Elderly Israelis wait to vote at a polling station..
(photo credit: Reuters)
Agood friend of mine is mourning the loss of her elderly neighbor. David lived
upstairs from her in Ramat Gan. His body was only discovered after my friend
complained about a smell in the communal stairwell. It turned out that David had
died about two weeks previously, but nobody knew. My friend feels guilty that
she didn’t notice. She feels responsible in some way. She fails to understand
how in this day and age, it’s possible for someone to be so alone that such a
thing can happen.
What does it say about Israel today, when in a
reasonably comfortable building in a leafy suburb, it takes two weeks to realize
a man has died? What kind of society have we created? On a tangent, I was
driving past the Ra’anana junction with my father recently.
that the trempiada (hitchhiking stop) had been closed. Established by volunteers
in 1982 during the first Lebanon war, it had been a welcome oasis, providing
drinks and sandwiches to hitchhiking soldiers making their way to and from the
front. This got me thinking about the time when hitchhiking soldiers were a
common sight. As a soldier, I remember catching a lift with many a driver, all
of them only too happy to help me out. As a driver, I have always been keen to
stop and give someone a lift, perhaps in an attempt to return the
Alas, today soldiers are not allowed to hitchhike, and the country
is much the worse for it. When our young men and women were out on the streets
for all to see, in a manner of speaking they were our kids. We felt
obliged to help out, and were happy to do so. Whether we had served or not, we
felt connected, part of something bigger than ourselves. We didn’t stop to
think, what is in it for us? We saw it as an integral part of living in this
As the need to ferry our young heroes across the nation
disappeared, so, apparently, did the need to worry about anything but
ourselves. Today the obsession with self permeates Israeli society. At
the top of the socioeconomic ladder, the few who control so much of the wealth
continue their obsession with acquiring the little they don’t already own,
regardless of the cost in all its guises to the rest of the country. Alarmingly
the government is all too willing to assist them in this pursuit. In the
Knesset, where MKs are supposed to represent all the people, special-interest
groups think nothing of holding the country to ransom to advance their own
agendas, regardless of the impact on their fellow citizens.
Hanging on by
their fingernails, the middle classes who are being squeezed so hard from all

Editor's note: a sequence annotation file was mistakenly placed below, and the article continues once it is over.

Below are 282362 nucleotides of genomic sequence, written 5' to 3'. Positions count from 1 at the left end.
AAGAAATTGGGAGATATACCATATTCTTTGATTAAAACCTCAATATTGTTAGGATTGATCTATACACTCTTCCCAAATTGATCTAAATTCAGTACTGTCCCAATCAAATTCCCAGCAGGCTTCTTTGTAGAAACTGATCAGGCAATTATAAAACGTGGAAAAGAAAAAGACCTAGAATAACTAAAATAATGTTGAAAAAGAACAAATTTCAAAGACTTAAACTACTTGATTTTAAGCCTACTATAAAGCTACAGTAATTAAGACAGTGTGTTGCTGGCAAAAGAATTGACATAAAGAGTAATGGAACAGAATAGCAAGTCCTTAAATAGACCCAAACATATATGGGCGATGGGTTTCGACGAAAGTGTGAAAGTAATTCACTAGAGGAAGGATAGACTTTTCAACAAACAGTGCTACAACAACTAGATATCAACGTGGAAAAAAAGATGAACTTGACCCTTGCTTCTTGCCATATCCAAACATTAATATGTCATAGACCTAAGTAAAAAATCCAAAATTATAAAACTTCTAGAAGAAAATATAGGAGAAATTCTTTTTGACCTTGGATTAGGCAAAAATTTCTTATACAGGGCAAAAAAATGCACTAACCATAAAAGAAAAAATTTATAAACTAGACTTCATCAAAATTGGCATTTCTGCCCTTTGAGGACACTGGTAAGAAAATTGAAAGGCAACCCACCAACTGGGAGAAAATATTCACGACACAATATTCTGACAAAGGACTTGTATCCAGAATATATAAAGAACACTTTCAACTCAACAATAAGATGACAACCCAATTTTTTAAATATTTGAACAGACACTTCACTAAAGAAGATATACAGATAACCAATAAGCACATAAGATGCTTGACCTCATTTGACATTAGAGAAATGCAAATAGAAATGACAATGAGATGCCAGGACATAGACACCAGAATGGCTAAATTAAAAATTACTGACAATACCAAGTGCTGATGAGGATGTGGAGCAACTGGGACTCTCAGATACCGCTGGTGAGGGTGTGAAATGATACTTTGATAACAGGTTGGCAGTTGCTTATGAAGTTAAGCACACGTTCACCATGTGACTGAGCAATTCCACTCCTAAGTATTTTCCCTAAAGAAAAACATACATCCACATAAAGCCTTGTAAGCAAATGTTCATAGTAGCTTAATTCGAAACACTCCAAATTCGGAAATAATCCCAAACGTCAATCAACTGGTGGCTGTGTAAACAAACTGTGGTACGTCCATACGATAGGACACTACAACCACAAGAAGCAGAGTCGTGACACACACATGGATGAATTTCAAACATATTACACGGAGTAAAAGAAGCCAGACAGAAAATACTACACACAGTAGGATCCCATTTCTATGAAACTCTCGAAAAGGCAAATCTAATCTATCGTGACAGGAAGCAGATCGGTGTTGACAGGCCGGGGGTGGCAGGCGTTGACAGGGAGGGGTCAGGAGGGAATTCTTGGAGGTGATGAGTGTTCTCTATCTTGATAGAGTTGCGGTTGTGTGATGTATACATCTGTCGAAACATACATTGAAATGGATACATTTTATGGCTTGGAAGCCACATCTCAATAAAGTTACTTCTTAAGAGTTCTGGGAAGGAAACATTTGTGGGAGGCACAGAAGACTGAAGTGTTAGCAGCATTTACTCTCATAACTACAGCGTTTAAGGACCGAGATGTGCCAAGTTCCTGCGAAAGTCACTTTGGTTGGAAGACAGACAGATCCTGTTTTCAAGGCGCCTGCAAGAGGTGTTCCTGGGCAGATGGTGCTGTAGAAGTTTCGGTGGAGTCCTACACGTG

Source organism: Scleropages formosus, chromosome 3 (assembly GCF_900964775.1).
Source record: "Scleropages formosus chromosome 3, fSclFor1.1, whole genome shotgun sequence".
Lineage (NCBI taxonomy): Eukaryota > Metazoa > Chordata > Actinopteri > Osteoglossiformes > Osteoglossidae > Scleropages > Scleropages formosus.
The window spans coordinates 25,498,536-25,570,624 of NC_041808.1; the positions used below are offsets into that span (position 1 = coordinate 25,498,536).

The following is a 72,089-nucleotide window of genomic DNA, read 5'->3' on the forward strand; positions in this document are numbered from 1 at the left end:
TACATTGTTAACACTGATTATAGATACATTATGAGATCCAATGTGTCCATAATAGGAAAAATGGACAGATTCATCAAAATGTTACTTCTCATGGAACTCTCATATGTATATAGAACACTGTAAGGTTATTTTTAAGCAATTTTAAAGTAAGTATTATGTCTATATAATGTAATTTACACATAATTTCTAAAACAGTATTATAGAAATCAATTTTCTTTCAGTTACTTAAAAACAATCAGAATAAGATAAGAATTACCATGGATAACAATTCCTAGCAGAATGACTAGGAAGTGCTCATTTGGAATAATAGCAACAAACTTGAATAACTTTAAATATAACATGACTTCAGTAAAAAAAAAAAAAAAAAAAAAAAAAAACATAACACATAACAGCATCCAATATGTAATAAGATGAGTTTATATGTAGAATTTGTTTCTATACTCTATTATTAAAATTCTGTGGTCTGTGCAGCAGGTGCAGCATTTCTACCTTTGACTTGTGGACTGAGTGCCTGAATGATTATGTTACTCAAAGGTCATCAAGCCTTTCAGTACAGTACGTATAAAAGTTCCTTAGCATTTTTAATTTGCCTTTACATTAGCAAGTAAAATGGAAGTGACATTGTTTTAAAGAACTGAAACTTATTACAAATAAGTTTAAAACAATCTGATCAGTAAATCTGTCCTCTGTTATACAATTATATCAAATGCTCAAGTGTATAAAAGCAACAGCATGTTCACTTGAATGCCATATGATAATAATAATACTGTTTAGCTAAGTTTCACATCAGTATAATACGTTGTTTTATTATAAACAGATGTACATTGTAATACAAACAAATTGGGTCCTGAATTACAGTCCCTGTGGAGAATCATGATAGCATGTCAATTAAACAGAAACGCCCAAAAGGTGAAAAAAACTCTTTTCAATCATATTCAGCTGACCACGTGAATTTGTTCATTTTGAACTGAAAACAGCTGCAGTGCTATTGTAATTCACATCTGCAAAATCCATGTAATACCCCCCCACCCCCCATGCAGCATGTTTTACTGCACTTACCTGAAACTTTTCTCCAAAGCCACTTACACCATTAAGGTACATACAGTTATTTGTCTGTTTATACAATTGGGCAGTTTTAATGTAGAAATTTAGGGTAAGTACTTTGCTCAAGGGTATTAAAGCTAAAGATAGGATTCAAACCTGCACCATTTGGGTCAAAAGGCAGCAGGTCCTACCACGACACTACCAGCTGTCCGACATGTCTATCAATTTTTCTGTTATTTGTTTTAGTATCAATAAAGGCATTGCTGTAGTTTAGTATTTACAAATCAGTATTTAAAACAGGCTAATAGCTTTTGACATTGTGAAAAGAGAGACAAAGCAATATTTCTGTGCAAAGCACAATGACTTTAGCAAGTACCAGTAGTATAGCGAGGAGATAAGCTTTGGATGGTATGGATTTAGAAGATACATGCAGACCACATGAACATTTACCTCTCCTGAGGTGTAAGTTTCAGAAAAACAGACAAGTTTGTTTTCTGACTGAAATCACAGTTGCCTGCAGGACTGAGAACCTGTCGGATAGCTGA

angles find they have little time for others as they struggle to pay the rent or
the mortgage and battle against the ever-increasing cost of living.
poor and disenfranchised feel as if they have less and less of a stake in
society, so they think only about survival in a harsh and uncaring society that
has abandoned them. It is no wonder that they have little time or sympathy for
foreign workers and refugees, who find themselves at the bottom of this
collapsing society that today is anything but civil.
Our young look at
the society they are supposedly going to inherit and wonder about the point of
it all. What role models can they hope to emulate? What future should they
expect? What is their incentive to serve in the army if, as they see it, Israel
today is all about looking out for “No. 1”?
It’s true that many of these
problems are common throughout the developed world, but Israel is no ordinary
country. Indeed, perhaps it’s our obsession with becoming
an ordinary country
that has led us astray. We need to take a serious look at ourselves and decide
what we want to be, because (in case you hadn’t noticed) we already have a host
of very grown-up problems to deal with.
I do not crave times gone by for
the sake of nostalgia. I just believe that in our race to “progress,” we have
discarded some of the best things about us. These elements need to be
reintroduced for the 21st century.
It’s time to recapture the spirit that
built this country. It’s time that the word Zionism stopped being perverted to
serve the interests of narrow and extreme minorities. True Zionism is about
ensuring a Jewish democracy for all its citizens, where the values and
traditions that represent the best of Judaism direct our actions and behavior to
the betterment of humanity. Israel is a small country living under difficult
circumstances, with a diverse, multifaceted character. We need each other in
order to flourish. If so few succeed while the majority can only struggle to
survive, we will all fail. If we work together, with success for all as a
genuine goal, there is no end to what we can achieve. For such achievements to
mean something, however, they have to serve society as a whole.
erosion of our core values and of our civil society is not irreversible, but it
must be addressed. It may take our leaders some time to catch up and understand
that they work for us, and not the other way around. They will no doubt need to
be pushed. However, we all have a part to play. For starters, we can pay more
attention to what goes on around us and how events affect others. It may not
sound like a great deal, but you’d be surprised how much can be achieved with
just a little.
No more people like David should die alone.The
writer is an award-winning documentary filmmaker and writer. He also works as a
communications and TV consultant. He is currently working with MK Isaac Herzog
on his campaign for the Labor Party leadership.